The Internet has opened a new medium for collaboration. Students and colleagues no longer have to be in the same physical location to share their ideas in multiple mediums. Among the multimedia tools that collaborators can use online is the "Whiteboard." Just as whiteboards in offices are available for throwing out ideas and write them down, Java applets can create the same tool online.
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Open a new file in your Java integrated development environment or your favoured text editor. Remember to create the file name with the .Java extension.
Import the libraries you will need to use the Swing graphical tool kit for creating the interface for your whiteboard applet. These will include "java.awt." and "java.awt.event." to get all the necessary functions.
Create your public class, within which you will write the rest of your code. Remember to match the name of the public class to the name of your file, excluding the ".java" extension.
Create a new frame for your user interface. Remember the syntax follows the pattern "Frame [your frame object name] = new Frame('[window title]')" including your name for the frame object and the title of the window.
Create any buttons you want for the interface. It is a whiteboard, so all you strictly need is a white rectangle, but you can add interface buttons and labels as you see fit. Remember to add these objects with "[your frame object name].add([your component);" until you have your interface built.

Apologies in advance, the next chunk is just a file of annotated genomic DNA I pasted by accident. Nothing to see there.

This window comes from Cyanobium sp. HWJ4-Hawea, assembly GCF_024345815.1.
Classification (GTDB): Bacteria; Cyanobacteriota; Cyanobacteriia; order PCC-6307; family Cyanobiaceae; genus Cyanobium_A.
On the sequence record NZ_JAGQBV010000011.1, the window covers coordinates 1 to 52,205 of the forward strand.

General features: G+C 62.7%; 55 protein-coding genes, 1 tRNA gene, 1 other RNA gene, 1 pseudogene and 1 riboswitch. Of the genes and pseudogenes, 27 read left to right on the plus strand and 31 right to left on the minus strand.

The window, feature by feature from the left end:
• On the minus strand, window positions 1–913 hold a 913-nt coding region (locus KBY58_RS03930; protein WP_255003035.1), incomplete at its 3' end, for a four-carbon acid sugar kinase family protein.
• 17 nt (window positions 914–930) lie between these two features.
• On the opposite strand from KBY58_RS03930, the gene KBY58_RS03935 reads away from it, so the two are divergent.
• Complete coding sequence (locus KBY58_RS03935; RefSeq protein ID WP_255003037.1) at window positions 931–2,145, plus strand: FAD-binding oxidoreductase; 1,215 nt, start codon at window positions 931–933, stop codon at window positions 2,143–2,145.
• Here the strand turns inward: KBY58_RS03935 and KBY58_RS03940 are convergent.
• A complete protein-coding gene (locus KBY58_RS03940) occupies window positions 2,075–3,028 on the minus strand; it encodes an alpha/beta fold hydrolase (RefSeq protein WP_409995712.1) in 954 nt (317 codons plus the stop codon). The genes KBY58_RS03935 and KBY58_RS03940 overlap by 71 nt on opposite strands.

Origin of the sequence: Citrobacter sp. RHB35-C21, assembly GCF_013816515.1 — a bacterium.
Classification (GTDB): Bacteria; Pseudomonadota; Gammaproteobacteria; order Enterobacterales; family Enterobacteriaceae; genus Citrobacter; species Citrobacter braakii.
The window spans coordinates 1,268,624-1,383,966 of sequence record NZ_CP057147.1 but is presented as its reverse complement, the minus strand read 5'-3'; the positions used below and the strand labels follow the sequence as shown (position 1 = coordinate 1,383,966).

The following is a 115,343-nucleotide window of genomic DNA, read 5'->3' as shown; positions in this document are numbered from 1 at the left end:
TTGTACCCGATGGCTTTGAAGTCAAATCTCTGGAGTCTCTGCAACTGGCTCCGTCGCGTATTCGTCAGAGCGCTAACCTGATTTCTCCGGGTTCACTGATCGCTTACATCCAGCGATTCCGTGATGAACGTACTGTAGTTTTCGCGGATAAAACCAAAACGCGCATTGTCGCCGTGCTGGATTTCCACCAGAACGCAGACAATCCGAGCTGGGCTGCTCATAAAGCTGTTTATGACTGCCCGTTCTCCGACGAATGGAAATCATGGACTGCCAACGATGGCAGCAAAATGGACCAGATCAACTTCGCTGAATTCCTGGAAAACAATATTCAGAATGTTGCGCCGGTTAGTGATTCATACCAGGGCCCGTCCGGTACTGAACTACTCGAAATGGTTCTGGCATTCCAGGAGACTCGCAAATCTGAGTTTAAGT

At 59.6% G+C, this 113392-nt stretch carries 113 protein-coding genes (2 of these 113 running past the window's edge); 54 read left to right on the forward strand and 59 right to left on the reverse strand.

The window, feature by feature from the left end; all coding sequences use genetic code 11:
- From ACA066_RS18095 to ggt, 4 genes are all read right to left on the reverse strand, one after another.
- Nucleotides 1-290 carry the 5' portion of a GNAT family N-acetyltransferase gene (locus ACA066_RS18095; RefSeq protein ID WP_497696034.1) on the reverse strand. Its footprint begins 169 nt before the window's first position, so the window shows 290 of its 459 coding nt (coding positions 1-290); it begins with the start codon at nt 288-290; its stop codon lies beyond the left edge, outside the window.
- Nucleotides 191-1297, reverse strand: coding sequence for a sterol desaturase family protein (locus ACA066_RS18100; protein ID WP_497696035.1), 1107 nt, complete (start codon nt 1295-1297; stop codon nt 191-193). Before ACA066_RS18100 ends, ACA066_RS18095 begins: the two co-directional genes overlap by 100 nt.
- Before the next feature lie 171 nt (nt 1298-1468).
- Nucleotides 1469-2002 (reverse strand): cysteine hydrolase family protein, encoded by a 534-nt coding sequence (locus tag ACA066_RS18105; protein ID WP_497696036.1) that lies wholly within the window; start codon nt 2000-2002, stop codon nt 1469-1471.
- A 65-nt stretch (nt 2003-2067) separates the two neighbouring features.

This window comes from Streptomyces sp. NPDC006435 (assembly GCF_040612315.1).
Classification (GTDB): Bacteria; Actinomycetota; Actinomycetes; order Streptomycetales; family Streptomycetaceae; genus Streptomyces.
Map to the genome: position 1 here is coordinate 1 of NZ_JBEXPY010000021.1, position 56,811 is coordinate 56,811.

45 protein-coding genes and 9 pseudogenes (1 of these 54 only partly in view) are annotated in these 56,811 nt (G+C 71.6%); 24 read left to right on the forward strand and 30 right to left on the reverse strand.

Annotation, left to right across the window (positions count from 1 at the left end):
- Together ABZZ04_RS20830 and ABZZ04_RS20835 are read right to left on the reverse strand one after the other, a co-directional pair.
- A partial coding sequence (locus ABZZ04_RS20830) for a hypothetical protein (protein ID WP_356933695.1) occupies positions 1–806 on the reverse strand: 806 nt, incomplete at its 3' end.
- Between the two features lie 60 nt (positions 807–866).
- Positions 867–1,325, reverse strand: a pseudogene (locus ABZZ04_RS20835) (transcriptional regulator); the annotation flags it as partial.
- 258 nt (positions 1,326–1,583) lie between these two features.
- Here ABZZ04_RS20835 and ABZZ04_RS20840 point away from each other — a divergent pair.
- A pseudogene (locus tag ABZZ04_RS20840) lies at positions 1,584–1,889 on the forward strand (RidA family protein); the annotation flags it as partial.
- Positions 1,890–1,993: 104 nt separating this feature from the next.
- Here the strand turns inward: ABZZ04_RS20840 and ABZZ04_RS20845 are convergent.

Add a mouse motion listener. This object will track the mouse around the whiteboard. Use the syntax "addMouseMotionListener( this );" to do this.
Create the events for when the mouse is clicked. Follow the form of:
x = e.getX();
You will get the coordinates where the mouse was clicked. Invoke your preferred drawing method, and pass the "x" and "y" coordinates so your program can draw at that location as the mouse moves. Finish with the "repaint()" function to add the new lines to your applet face.
Compile your code into a class file. Turn the code into an applet by using the "<APPLET = [your whiteboard program].class> </APPLET>" HTML tag.
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